The film makes heavy use of Catholic imagery and rituals as a leitmotif, often in tandem with grieving family members, despondent in their helplessness. The irony of the Philippines being built on a religion which specifically has a rule against killing is not lost on the viewer. Their despair permeates the film – these people know they have no one they can run to, and, as a mourning mother points out, doing so won’t bring their loved ones back.
The film introduces us to Brother Jun Santiago of the Baclaran Church, who is first shown briefing a room of concerned clergy over the increase in extrajudicial killings that began following President Duterte’s election. He points out that this was always part of the President’s campaign promises, with the result being an average of a 1000 killed every month. At the time of the footage, the number was a sobering 31, 323. To put that into context, Brother Jun cites that the Church’s funeral assistance program, which provides burial expenses for those who have none, formerly serving 4-5 cases a week, now covers 5-6 a day. Through the film, we see Brother Jun judiciously observing and documenting the abuses taking place, his face silently reflecting the emotional toll of his mission.
One of the film’s more shocking moments is the revelation that a police precinct is equipped with a hidden cell behind a bookcase. There, without space to move, several male and female suspects are confined in darkness, with no official record of their existence ever having been logged. While a corporal publicly berates the officer in charge in front of gathered media and members of the Commission on Human Rights, the former captives are far from free – they are formally charged on the spot, and transferred to proper holding facilities. Seeing the look on Brother Jun’s face as it happens, and his frustrations afterward are nothing less than crushing. And who’s to say that there aren’t other precincts with hidden cells?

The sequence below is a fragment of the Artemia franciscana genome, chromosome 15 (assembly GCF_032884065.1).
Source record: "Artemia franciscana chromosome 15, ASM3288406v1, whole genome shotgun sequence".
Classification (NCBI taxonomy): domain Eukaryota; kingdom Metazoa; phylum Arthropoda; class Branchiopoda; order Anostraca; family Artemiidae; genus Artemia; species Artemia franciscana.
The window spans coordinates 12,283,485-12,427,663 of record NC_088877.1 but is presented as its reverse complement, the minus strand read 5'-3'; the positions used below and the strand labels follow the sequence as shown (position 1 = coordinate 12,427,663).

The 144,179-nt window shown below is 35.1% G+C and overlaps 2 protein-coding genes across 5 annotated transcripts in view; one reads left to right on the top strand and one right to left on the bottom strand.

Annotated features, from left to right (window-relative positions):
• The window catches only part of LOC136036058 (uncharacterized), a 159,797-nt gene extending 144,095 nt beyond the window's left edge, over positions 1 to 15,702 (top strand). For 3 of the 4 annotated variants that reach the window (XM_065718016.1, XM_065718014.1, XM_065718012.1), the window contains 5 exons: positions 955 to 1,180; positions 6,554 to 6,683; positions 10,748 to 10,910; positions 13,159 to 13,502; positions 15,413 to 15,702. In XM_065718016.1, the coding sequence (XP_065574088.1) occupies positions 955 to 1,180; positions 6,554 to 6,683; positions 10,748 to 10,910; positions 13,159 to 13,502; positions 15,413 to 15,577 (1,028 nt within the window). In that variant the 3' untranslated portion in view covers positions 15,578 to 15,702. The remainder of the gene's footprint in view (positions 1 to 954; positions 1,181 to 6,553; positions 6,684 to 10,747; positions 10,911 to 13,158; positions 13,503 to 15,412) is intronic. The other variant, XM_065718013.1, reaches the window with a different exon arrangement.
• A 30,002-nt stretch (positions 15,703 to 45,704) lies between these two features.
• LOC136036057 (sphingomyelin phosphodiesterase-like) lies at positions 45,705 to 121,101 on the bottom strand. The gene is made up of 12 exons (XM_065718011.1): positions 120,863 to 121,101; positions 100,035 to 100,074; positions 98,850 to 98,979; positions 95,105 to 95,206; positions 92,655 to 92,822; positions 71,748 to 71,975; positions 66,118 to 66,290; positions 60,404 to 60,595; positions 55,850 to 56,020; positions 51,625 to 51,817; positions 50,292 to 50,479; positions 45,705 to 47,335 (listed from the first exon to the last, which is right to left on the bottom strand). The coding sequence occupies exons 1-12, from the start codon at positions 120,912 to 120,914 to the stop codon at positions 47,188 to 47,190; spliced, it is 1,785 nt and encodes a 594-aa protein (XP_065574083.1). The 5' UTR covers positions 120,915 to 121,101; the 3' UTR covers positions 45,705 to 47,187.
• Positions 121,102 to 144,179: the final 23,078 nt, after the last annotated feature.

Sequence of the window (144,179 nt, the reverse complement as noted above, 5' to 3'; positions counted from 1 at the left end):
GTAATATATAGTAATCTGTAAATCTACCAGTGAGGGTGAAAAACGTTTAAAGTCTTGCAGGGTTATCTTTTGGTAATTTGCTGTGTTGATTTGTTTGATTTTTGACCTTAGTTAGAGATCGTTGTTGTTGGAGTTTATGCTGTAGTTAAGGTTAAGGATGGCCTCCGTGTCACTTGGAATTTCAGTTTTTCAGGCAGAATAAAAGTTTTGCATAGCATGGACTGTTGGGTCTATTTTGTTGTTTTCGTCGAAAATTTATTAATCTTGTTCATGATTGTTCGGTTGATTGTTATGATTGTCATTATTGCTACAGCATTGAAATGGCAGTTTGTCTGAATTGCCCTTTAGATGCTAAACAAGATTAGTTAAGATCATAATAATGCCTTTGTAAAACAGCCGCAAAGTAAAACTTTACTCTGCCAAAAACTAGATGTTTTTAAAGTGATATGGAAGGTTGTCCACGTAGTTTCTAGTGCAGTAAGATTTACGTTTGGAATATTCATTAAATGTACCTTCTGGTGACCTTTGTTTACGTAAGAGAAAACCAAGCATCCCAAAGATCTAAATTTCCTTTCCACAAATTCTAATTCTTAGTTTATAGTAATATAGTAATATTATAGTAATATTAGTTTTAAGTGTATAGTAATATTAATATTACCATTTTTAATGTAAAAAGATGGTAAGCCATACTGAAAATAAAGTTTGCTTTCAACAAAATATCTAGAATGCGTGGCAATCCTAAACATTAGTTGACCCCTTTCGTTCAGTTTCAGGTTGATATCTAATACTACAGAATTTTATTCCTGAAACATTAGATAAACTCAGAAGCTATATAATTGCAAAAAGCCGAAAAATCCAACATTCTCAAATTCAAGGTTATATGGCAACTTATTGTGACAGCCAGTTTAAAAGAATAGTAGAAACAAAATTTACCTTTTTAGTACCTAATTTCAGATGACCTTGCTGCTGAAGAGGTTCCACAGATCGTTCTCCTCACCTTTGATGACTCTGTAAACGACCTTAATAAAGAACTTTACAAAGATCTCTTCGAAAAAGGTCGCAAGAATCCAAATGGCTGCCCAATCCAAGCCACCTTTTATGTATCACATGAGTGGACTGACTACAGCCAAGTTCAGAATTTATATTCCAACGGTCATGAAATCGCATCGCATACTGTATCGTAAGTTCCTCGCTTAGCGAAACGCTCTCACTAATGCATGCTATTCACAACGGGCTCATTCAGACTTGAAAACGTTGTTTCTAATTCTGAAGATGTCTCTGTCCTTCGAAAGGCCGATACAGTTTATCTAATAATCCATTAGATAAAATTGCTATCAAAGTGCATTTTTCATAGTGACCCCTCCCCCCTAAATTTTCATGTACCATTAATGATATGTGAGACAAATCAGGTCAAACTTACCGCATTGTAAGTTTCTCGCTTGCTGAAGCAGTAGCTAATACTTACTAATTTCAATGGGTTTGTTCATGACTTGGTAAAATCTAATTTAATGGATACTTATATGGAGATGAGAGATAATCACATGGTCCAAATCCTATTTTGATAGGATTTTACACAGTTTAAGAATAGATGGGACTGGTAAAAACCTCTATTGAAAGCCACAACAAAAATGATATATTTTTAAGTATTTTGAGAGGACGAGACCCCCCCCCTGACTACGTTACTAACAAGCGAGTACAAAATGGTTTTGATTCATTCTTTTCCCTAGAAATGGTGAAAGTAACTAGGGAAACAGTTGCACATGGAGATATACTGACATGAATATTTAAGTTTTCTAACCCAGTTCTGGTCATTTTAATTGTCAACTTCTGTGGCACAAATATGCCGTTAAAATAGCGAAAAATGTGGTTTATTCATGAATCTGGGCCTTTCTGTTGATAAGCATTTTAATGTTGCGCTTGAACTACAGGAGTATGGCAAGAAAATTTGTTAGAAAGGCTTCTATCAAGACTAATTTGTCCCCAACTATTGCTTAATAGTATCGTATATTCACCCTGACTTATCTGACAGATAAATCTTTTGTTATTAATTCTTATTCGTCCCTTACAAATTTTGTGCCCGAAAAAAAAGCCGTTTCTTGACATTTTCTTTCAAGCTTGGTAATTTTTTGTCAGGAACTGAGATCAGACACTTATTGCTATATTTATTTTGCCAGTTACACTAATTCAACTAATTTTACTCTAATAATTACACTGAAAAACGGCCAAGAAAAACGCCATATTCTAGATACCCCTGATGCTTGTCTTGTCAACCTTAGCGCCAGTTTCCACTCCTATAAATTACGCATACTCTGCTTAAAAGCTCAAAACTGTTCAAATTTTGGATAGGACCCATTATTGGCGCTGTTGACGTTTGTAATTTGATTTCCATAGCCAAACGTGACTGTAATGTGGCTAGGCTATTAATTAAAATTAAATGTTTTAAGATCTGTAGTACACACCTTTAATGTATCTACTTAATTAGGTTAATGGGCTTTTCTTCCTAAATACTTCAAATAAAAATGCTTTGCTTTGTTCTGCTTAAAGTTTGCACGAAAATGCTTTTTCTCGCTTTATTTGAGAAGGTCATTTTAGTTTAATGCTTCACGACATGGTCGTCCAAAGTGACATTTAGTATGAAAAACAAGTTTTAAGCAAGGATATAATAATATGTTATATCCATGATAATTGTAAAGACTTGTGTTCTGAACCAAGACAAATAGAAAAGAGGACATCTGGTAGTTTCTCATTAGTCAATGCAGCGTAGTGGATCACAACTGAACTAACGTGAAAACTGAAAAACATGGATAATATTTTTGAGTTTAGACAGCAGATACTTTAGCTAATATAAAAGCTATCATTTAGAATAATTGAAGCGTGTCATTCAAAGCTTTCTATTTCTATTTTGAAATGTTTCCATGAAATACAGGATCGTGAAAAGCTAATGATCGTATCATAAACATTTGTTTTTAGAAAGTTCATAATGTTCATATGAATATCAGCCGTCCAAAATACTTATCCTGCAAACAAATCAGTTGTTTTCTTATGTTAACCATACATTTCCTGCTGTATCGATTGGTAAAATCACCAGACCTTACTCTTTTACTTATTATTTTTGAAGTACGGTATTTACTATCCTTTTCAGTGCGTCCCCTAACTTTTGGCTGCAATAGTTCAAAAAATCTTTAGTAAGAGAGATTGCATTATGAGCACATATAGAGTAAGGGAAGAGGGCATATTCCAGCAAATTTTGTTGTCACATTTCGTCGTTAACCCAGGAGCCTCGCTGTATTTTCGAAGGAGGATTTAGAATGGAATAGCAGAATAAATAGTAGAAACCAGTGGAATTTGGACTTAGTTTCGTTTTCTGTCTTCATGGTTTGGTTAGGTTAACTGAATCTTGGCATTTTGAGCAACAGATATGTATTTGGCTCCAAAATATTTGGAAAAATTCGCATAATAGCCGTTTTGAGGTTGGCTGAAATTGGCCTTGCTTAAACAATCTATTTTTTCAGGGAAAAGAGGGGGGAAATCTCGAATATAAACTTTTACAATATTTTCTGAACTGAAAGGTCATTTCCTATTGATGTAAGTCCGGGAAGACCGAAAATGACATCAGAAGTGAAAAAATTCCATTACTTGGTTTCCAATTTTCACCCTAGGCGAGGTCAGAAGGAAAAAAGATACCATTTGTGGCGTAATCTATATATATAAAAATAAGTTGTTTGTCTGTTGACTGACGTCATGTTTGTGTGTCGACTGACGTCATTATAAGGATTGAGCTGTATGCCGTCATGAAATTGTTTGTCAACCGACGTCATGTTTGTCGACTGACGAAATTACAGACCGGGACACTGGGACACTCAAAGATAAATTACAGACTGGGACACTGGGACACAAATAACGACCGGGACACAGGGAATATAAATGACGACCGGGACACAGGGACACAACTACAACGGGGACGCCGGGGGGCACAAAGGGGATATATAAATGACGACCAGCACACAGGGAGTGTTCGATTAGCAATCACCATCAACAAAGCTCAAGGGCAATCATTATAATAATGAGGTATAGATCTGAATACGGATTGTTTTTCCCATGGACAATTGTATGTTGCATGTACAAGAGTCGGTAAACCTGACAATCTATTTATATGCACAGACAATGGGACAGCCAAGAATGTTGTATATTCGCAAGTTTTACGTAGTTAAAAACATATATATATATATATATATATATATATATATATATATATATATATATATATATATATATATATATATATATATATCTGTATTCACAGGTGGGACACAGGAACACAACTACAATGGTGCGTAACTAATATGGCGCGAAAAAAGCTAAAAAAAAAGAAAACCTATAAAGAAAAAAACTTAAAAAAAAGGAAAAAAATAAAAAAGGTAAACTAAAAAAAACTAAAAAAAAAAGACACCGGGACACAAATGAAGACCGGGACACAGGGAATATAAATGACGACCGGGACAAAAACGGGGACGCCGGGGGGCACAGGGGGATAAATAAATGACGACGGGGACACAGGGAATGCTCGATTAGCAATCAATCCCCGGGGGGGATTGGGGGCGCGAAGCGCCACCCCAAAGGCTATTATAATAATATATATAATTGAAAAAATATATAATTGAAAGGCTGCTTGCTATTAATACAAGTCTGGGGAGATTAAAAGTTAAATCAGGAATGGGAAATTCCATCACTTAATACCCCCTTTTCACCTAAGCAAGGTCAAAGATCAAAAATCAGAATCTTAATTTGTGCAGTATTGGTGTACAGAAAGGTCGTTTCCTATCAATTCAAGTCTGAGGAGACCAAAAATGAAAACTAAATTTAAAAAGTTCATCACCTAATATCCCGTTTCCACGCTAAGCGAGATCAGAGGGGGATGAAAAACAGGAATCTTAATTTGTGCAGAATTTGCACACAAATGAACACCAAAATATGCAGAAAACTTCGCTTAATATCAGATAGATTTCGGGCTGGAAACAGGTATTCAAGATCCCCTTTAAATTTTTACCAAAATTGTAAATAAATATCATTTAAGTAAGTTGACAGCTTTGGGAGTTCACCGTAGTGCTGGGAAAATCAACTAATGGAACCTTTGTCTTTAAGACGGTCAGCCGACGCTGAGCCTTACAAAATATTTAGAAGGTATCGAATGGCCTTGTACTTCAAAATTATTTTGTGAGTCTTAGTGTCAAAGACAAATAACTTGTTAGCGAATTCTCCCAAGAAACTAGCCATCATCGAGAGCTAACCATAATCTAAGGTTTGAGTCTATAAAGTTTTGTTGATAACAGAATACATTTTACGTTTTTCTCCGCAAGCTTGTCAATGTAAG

Not everyone is hurting, though. While it’s established early on that drug dealers and users (alleged or otherwise) are being targeted over, say, the drug lords who supply them, establishments like the Eusebio Funeral Parlor are doing a brisk business. We cut back to the parlor a few times, and one can’t be entirely upset at the unemotional way the employees go about their practice – they’re caught in the middle, just as much as everybody else, and who are they to say no to paying customers? Perhaps the most clear sign of acceptance in the film is of a woman cleaning off a blood-stained alley, the crimson fluid washing into the cracks on the pavement. Regardless of who died there the night before, life goes on.
Aswang isn’t a film for those who’ve learned to live in the shadow of fear – this is for those whose privilege enables them (willingly or otherwise) to look away. Through one heart-rending sequence after another, Arumpac’s and cinematographer Tanya Haurylchyk force you to take a long, hard look at what’s going on, and the effect is as agonizing as it is unforgettable.
You can stream Aswang online at the IDFA website (a membership is required).